Have you heard this one; “under my health plan, you need not to worry. Your costs will remain reasonable, you can keep your doctor and you will have access to state of the art health care”. Or, “it is every ones right to access the very best in health care, young and old, rich and poor no matter your ability to pay.” This would be nice but it is simply not reality and it is time that we talk about these things and deal with them with our rose-colored glasses removed. So, no matter what your point of view on this subject I encourage you to visit ask and comment. We need a grass-roots effort aimed at understanding health care and in particular we need to talk about its funding limits and what we can do to assure that those who need it – get it, and at a level of quality and at a manageable cost such that we can afford it as a nation. If we don’t do this it is highly likely that health care as we have known it America will not be available when we face our own or a family members serious and costly illness.
The fundamental flaw in our individual approach to health care is the notion that we have no responsibility for it except to expect it to be there, with no delay, and at state of the art levels of care. And that for the most part it should be paid for by someone else. Most politicians right now are not leveling with us. They don’t want to address the areas that I have addressed even in this my first edition health care blog. Well, I think that we are better than that! I think with the right information we can manage through the changes that are coming. We want to do the right thing but to do so we have to be informed as to how stretched the health care system is and what we can do to unburden this precious resource.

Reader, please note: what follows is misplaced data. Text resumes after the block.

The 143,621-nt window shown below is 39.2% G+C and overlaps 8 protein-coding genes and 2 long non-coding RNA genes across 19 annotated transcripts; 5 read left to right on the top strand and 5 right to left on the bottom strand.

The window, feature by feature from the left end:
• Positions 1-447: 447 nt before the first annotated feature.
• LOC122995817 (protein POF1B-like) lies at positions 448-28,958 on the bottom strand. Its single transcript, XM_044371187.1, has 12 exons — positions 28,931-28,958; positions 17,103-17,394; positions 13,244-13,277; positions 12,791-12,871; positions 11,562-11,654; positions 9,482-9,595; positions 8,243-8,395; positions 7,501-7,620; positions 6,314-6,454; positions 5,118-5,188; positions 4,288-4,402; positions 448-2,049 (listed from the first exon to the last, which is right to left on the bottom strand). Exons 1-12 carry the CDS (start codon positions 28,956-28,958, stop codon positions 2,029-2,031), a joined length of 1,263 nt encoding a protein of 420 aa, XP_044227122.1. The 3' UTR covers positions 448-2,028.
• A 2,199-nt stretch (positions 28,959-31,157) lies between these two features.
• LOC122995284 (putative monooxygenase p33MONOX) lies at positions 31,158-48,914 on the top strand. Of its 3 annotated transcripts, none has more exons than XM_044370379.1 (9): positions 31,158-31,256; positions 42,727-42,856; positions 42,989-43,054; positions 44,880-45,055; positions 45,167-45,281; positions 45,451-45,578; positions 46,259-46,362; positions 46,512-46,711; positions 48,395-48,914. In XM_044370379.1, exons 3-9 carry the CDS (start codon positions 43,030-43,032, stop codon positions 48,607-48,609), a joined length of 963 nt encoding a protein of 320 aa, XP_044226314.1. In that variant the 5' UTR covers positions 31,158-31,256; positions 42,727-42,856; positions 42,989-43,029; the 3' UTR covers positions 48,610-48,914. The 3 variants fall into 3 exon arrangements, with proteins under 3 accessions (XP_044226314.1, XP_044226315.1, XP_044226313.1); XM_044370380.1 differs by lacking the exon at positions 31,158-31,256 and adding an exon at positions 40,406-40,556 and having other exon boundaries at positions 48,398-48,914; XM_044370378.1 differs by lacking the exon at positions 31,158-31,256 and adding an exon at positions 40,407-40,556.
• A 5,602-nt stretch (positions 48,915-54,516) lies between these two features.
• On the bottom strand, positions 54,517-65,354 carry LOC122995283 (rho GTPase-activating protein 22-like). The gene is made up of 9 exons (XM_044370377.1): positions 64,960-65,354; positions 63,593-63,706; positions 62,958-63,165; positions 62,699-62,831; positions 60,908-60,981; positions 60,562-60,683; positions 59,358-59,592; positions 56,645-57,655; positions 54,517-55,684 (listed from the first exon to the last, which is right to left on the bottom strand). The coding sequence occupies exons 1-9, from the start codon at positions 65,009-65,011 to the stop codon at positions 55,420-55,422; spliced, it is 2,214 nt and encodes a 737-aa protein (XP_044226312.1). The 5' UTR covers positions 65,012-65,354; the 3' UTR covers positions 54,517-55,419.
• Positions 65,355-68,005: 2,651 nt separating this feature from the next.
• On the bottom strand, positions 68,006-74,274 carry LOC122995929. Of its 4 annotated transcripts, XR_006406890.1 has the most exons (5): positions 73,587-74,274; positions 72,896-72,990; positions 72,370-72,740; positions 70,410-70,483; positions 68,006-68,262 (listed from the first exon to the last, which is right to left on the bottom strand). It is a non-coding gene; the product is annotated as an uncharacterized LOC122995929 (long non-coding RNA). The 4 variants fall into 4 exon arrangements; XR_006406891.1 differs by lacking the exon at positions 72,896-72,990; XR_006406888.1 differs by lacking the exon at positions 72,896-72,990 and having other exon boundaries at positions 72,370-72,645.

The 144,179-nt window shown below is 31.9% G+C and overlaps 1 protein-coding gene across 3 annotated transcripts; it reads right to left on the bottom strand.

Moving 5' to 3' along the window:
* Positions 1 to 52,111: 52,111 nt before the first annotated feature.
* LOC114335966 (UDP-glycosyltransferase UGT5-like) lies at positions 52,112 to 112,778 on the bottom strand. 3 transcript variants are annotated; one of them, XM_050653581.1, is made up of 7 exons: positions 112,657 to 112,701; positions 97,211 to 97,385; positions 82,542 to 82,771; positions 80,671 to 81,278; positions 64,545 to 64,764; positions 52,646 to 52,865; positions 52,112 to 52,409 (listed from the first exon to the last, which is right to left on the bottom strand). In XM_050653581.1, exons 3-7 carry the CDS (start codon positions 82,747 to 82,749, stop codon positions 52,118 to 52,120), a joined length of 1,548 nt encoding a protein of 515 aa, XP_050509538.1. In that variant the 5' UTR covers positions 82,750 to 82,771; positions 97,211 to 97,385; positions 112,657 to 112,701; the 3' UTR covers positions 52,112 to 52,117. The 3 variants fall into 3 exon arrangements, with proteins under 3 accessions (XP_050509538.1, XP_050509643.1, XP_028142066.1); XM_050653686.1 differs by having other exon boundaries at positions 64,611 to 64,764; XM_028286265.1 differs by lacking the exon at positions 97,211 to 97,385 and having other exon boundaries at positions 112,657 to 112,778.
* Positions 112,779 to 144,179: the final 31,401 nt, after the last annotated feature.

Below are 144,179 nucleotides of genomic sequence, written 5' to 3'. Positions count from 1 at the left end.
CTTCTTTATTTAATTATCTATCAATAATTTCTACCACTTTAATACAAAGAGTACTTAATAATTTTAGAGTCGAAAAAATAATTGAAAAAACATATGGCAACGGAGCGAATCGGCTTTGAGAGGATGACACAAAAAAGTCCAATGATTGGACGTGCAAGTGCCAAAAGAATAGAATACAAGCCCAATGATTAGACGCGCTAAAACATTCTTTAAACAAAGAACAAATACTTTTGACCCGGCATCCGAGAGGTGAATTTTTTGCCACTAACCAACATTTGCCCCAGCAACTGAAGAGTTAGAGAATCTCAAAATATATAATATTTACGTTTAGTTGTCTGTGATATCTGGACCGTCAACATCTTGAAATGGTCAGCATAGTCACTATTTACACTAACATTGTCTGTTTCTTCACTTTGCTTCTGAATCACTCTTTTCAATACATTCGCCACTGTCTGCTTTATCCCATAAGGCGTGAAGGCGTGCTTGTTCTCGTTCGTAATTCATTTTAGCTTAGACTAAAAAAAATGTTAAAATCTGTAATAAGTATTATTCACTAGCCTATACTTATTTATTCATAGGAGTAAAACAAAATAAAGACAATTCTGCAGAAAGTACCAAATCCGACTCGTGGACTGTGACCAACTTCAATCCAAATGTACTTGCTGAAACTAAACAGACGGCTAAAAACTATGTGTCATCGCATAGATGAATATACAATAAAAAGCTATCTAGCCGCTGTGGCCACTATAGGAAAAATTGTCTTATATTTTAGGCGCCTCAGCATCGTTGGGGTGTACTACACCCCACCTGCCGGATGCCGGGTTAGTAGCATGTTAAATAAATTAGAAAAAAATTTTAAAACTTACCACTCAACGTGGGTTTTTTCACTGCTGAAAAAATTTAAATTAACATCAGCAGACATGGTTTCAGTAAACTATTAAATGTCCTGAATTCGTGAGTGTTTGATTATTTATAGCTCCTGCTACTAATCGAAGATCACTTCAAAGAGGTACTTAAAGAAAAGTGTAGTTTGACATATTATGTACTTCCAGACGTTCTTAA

First, we can stretch health care dollars and resources by taking better care of ourselves. The goal is to do what “we” can do in terms of learning about and practicing preventive disease strategies, thereby reducing the amount and cost of health care interventions we need. By behaving this way we free up our local health care systems funding and limited physical capacity to treat those who are truly in need. Every one of us that invests in preventive disease strategies will find that the beneficiary is you, your family, and your finances. Pretty tangible benefits wouldn’t you say? Perhaps bigger than that is what this behavior and better health for yourself and the avoidance of chronic diseases such as high blood pressure, heart disease, pulmonary (breathing) conditions, diabetes and a host of other conditions can do to unburden the nation’s health care system. We need to preserve it, both in terms of resources and dollars, for those who are less fortunate and have to access the system for serious health problems. How good would that feel?
Some would say that America is a scary place to be these days. The events of 9/11, the Iraq and Afghanistan wars, continued threats from terrorism, the housing and subsequent financial meltdowns, the political infighting that gets us nowhere, and yes the health care crisis. These all create the tendency to make us want to “wring our hands” instead of “wringing the necks of politicians” that refuse to provide the leadership that we need.
I have come to a conclusion. I have seen enough to know that the leadership we need has to come from us, the individuals who make up the electorate. Waiting around for politicians to act means we don’t understand the world of politics. Politicians only move in one direction or another when an exercised and voting electorate (that’s us) frames the issues and leads the way to a solution. It is almost never the other way around.
Bringing it back to health care and the question of what one individual can do to improve things, it starts with one individual and another until we have millions pulling in the same direction. If we manage our h